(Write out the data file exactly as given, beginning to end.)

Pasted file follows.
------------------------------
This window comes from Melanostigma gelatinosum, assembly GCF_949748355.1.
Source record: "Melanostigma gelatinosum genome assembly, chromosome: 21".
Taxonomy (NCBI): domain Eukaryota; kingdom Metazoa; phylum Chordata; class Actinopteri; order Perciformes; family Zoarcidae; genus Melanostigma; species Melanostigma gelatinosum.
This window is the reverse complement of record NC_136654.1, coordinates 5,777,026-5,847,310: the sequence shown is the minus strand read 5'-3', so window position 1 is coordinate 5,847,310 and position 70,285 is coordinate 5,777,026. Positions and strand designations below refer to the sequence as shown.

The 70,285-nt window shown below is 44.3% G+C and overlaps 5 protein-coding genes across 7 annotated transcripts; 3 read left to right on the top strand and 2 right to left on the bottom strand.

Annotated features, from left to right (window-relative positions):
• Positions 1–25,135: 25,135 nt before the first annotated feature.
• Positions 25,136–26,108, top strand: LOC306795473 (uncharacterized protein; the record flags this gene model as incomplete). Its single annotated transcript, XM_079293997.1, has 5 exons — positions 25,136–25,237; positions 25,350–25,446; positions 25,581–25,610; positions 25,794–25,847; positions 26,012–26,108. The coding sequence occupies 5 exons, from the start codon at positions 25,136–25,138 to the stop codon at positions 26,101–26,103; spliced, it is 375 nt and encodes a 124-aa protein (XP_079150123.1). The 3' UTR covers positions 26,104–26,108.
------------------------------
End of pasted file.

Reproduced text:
This window comes from Melanostigma gelatinosum, assembly GCF_949748355.1.
Source record: "Melanostigma gelatinosum genome assembly, chromosome: 21".
Taxonomy (NCBI): domain Eukaryota; kingdom Metazoa; phylum Chordata; class Actinopteri; order Perciformes; family Zoarcidae; genus Melanostigma; species Melanostigma gelatinosum.
This window is the reverse complement of record NC_136654.1, coordinates 5,777,026-5,847,310: the sequence shown is the minus strand read 5'-3', so window position 1 is coordinate 5,847,310 and position 70,285 is coordinate 5,777,026. Positions and strand designations below refer to the sequence as shown.

The 70,285-nt window shown below is 44.3% G+C and overlaps 5 protein-coding genes across 7 annotated transcripts; 3 read left to right on the top strand and 2 right to left on the bottom strand.

Annotated features, from left to right (window-relative positions):
• Positions 1–25,135: 25,135 nt before the first annotated feature.
• Positions 25,136–26,108, top strand: LOC306795473 (uncharacterized protein; the record flags this gene model as incomplete). Its single annotated transcript, XM_079293997.1, has 5 exons — positions 25,136–25,237; positions 25,350–25,446; positions 25,581–25,610; positions 25,794–25,847; positions 26,012–26,108. The coding sequence occupies 5 exons, from the start codon at positions 25,136–25,138 to the stop codon at positions 26,101–26,103; spliced, it is 375 nt and encodes a 124-aa protein (XP_079150123.1). The 3' UTR covers positions 26,104–26,108.